In its broadest sense, facilitation is about creating and holding the space in which interaction between people can take place: it is the role and function which works towards making processes effective at achieving their aims, focusing on the quality of the process itself, rather than the content of the process. As such, it is a distinctive role which demands particular skills and attributes of those involved in performing it.
Facilitation in this sense then refers to the entirety of the process, not just the individual meetings and events within the process. Facilitating the inter-group communication and the emergent relationships is also important to ensure a structured, coherent and mutually beneficial process.
This obviously implies some quite specific facilitation capacities and skills – from the capacity to engage with the complex political context underpinning the rationale for the msp, to the capacity to work with individuals and groups in a way that enables them to challenge themselves and each other in the quest for new approaches and collaborative learning.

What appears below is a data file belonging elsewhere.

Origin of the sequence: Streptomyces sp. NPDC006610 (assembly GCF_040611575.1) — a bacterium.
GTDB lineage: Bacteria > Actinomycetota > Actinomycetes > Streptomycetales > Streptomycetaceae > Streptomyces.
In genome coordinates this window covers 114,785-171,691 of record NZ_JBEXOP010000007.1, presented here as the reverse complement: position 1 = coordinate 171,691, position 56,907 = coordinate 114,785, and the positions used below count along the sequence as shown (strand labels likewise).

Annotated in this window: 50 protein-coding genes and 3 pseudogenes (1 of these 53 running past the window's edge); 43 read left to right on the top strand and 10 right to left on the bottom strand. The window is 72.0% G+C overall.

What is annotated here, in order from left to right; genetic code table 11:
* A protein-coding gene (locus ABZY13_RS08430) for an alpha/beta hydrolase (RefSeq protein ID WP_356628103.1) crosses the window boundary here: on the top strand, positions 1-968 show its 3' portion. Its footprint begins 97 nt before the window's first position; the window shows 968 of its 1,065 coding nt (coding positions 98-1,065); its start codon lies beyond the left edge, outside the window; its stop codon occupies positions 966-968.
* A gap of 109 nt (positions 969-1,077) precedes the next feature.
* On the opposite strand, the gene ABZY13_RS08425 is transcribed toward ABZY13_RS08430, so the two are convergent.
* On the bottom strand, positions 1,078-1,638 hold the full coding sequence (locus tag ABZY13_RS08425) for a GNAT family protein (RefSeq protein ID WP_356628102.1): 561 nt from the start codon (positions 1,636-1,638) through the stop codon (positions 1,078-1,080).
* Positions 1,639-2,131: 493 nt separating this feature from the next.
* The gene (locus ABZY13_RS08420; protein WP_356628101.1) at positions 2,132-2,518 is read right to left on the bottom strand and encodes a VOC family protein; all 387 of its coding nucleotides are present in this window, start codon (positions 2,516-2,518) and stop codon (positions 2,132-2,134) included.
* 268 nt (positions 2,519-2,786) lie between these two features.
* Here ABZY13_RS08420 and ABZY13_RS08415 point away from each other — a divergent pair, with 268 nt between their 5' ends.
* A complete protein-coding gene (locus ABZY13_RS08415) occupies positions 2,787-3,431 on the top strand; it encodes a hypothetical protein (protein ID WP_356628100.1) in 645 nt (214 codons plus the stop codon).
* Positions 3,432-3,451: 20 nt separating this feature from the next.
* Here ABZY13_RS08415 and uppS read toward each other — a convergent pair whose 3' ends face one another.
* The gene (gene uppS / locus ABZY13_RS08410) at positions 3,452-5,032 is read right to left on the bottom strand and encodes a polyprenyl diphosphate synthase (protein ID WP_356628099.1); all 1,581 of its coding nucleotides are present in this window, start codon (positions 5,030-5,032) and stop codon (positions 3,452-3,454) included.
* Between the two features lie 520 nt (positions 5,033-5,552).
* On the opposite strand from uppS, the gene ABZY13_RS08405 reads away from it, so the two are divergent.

In many cases a specialized facilitator is necessary. Conflict and power disparities require a trained hand to solve, one with a commonly accepted neutrality. However, in our experience, there are many benefits in viewing the facilitation role as an opportunity to incorporate additional people to fulfill the role, including experts on technical aspects of the issue at stake, external representatives of similar processes and indeed even the involved stakeholder of the process itself. This exposure to multiple perspectives provides a dynamic environment which promotes shared learning and experience, often removing pre-existing communicative barriers.
To accomplish successful facilitation of an MSP, a broad understanding of the process is essential. We recommend familiarization with the Process Model, used by CDI in our work. We have also prepared a set of resources, tools and methods specifically aimed at helping you to prepare.